The first post independent generation, especially the elite among it, seem to have a conception of India. Bureaucracy made of them, having retired in the past decade, has started to explain that to the rest of us. TS Krishnamurthy and Bimal Jalan have written two such accounts. Both books have a fundamental and unstated assumption about the nation state: it’s inviolable and sacrosanct. Written with a reasonable understanding of how governance works in this country, they do educate the average reader about the civil servant’s role and contribution to status quo.
The books themselves aren’t very well written. To be fair to Bimal Jalan, his account isn’t as bad as Krishnamurthy’s. The chapters read like blog posts, are uneven in terms of quality of writing and lack cohesion. Possibly because both authors are quite used to praises that hail them as scrupulously honest men holding high offices, they fall into the trap of platitudes that the middle class prescribes. Another feature is the common quirk from the men of their generation: self worth that is determined by their job and since that depended on the worth of the nation, patriotism seems to follow naturally. A look at power in itself and the social equilibrium that it entails, even within the scope of their topic, would have added much to their analyses.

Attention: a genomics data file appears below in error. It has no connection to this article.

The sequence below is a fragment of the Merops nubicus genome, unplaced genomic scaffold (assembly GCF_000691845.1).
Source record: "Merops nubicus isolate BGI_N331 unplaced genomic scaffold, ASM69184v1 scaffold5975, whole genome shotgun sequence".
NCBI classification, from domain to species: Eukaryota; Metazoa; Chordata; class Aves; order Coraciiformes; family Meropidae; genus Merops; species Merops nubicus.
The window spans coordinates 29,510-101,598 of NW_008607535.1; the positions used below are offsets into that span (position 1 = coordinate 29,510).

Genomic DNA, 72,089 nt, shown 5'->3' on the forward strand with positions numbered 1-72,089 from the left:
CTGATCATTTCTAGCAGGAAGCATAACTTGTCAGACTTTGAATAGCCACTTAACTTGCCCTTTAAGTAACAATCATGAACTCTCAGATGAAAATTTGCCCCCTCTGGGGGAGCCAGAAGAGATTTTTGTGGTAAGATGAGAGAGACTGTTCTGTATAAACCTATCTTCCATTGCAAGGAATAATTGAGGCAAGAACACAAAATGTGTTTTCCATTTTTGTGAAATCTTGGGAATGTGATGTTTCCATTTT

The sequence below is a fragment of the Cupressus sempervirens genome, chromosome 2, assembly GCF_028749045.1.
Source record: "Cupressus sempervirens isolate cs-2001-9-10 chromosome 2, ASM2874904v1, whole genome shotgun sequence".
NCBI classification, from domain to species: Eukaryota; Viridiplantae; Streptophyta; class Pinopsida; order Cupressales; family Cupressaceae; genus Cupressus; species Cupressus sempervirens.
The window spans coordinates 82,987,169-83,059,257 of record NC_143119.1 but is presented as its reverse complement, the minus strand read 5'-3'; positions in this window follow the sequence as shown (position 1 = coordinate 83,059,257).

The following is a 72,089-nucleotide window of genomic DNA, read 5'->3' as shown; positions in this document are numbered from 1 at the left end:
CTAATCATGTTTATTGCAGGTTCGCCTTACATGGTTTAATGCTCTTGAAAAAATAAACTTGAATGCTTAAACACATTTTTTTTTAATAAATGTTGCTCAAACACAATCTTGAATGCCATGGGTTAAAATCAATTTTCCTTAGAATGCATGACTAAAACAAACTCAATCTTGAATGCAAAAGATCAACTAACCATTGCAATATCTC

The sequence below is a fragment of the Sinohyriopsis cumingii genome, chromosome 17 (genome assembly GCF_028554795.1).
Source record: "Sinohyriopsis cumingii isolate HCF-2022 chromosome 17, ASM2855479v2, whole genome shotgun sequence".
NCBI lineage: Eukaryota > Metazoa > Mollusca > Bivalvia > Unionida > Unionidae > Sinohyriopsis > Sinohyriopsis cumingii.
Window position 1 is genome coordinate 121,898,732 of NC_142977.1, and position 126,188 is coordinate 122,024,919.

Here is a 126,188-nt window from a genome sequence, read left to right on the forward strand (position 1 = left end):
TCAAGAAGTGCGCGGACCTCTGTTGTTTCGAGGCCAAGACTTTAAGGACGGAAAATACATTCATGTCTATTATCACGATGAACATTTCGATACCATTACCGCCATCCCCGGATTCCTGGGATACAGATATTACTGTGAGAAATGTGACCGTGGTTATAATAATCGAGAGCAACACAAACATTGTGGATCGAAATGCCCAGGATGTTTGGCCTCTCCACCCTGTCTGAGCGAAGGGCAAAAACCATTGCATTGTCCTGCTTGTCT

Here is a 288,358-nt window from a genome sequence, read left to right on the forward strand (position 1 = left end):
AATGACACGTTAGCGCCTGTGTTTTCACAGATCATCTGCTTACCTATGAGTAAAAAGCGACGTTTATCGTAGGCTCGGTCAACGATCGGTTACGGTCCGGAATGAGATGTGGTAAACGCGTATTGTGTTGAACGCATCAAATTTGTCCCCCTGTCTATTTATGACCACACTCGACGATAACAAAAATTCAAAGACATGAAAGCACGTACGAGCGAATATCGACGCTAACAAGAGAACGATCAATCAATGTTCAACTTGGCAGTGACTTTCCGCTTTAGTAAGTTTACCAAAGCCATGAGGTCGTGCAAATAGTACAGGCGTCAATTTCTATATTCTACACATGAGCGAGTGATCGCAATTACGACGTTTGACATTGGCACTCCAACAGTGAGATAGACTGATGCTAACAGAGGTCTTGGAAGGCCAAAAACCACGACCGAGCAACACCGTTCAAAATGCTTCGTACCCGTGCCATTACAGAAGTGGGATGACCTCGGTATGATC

Continuing with quick reads, Lee Israel has given us a book that is quite remarkably unlike the previous two. A story of an unapologetic forger.
Bimal Jalan and TS Krishnamurthy probably deserve our thanks if we believe the idea of India was worth preserving. Lee Israel merely charms us. I’d rather be charmed than feel grateful for a cause I don’t believe in.
 — I was given a copy of TS Krishnamurthy’s Miracle of Democracy at the book launch. I can’t seem to find a copy of it online.